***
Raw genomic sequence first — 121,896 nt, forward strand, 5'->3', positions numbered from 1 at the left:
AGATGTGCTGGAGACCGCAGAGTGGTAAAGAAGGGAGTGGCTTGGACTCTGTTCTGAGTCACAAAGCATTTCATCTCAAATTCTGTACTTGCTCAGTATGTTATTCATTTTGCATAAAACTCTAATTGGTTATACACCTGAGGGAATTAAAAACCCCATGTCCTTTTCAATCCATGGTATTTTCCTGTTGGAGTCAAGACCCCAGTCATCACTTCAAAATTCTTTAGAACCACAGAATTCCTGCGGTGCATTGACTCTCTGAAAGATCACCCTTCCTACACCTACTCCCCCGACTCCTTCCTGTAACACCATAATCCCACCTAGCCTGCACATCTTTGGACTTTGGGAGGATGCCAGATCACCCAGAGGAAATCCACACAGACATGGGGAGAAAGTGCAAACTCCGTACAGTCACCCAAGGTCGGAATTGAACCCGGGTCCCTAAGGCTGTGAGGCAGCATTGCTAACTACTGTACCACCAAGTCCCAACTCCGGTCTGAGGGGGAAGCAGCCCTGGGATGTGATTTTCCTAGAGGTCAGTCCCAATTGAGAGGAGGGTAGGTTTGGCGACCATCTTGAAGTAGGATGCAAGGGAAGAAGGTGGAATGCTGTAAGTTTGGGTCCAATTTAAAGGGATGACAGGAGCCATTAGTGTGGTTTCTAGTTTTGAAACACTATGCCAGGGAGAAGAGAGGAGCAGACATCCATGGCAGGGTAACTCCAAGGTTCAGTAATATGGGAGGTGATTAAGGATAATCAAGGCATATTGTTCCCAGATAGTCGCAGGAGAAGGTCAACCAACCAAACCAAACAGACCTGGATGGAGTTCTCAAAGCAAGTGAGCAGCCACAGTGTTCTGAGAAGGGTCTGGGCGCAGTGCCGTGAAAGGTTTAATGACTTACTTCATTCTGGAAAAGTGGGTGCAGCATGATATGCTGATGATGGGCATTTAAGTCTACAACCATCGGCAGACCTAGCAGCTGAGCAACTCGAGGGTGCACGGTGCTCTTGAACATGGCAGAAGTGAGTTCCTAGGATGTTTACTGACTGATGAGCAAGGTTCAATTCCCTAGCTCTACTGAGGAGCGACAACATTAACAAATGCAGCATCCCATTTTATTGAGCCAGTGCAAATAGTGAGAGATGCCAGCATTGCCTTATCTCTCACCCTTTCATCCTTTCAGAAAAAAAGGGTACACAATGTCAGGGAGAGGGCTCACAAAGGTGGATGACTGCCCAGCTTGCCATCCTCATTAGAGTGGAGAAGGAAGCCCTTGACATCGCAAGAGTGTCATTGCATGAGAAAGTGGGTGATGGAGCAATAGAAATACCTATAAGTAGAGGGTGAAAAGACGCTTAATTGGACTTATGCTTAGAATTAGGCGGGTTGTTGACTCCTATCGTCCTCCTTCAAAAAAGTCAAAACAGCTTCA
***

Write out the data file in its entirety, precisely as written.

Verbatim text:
Raw genomic sequence first — 121,896 nt, forward strand, 5'->3', positions numbered from 1 at the left:
AGATGTGCTGGAGACCGCAGAGTGGTAAAGAAGGGAGTGGCTTGGACTCTGTTCTGAGTCACAAAGCATTTCATCTCAAATTCTGTACTTGCTCAGTATGTTATTCATTTTGCATAAAACTCTAATTGGTTATACACCTGAGGGAATTAAAAACCCCATGTCCTTTTCAATCCATGGTATTTTCCTGTTGGAGTCAAGACCCCAGTCATCACTTCAAAATTCTTTAGAACCACAGAATTCCTGCGGTGCATTGACTCTCTGAAAGATCACCCTTCCTACACCTACTCCCCCGACTCCTTCCTGTAACACCATAATCCCACCTAGCCTGCACATCTTTGGACTTTGGGAGGATGCCAGATCACCCAGAGGAAATCCACACAGACATGGGGAGAAAGTGCAAACTCCGTACAGTCACCCAAGGTCGGAATTGAACCCGGGTCCCTAAGGCTGTGAGGCAGCATTGCTAACTACTGTACCACCAAGTCCCAACTCCGGTCTGAGGGGGAAGCAGCCCTGGGATGTGATTTTCCTAGAGGTCAGTCCCAATTGAGAGGAGGGTAGGTTTGGCGACCATCTTGAAGTAGGATGCAAGGGAAGAAGGTGGAATGCTGTAAGTTTGGGTCCAATTTAAAGGGATGACAGGAGCCATTAGTGTGGTTTCTAGTTTTGAAACACTATGCCAGGGAGAAGAGAGGAGCAGACATCCATGGCAGGGTAACTCCAAGGTTCAGTAATATGGGAGGTGATTAAGGATAATCAAGGCATATTGTTCCCAGATAGTCGCAGGAGAAGGTCAACCAACCAAACCAAACAGACCTGGATGGAGTTCTCAAAGCAAGTGAGCAGCCACAGTGTTCTGAGAAGGGTCTGGGCGCAGTGCCGTGAAAGGTTTAATGACTTACTTCATTCTGGAAAAGTGGGTGCAGCATGATATGCTGATGATGGGCATTTAAGTCTACAACCATCGGCAGACCTAGCAGCTGAGCAACTCGAGGGTGCACGGTGCTCTTGAACATGGCAGAAGTGAGTTCCTAGGATGTTTACTGACTGATGAGCAAGGTTCAATTCCCTAGCTCTACTGAGGAGCGACAACATTAACAAATGCAGCATCCCATTTTATTGAGCCAGTGCAAATAGTGAGAGATGCCAGCATTGCCTTATCTCTCACCCTTTCATCCTTTCAGAAAAAAAGGGTACACAATGTCAGGGAGAGGGCTCACAAAGGTGGATGACTGCCCAGCTTGCCATCCTCATTAGAGTGGAGAAGGAAGCCCTTGACATCGCAAGAGTGTCATTGCATGAGAAAGTGGGTGATGGAGCAATAGAAATACCTATAAGTAGAGGGTGAAAAGACGCTTAATTGGACTTATGCTTAGAATTAGGCGGGTTGTTGACTCCTATCGTCCTCCTTCAAAAAAGTCAAAACAGCTTCA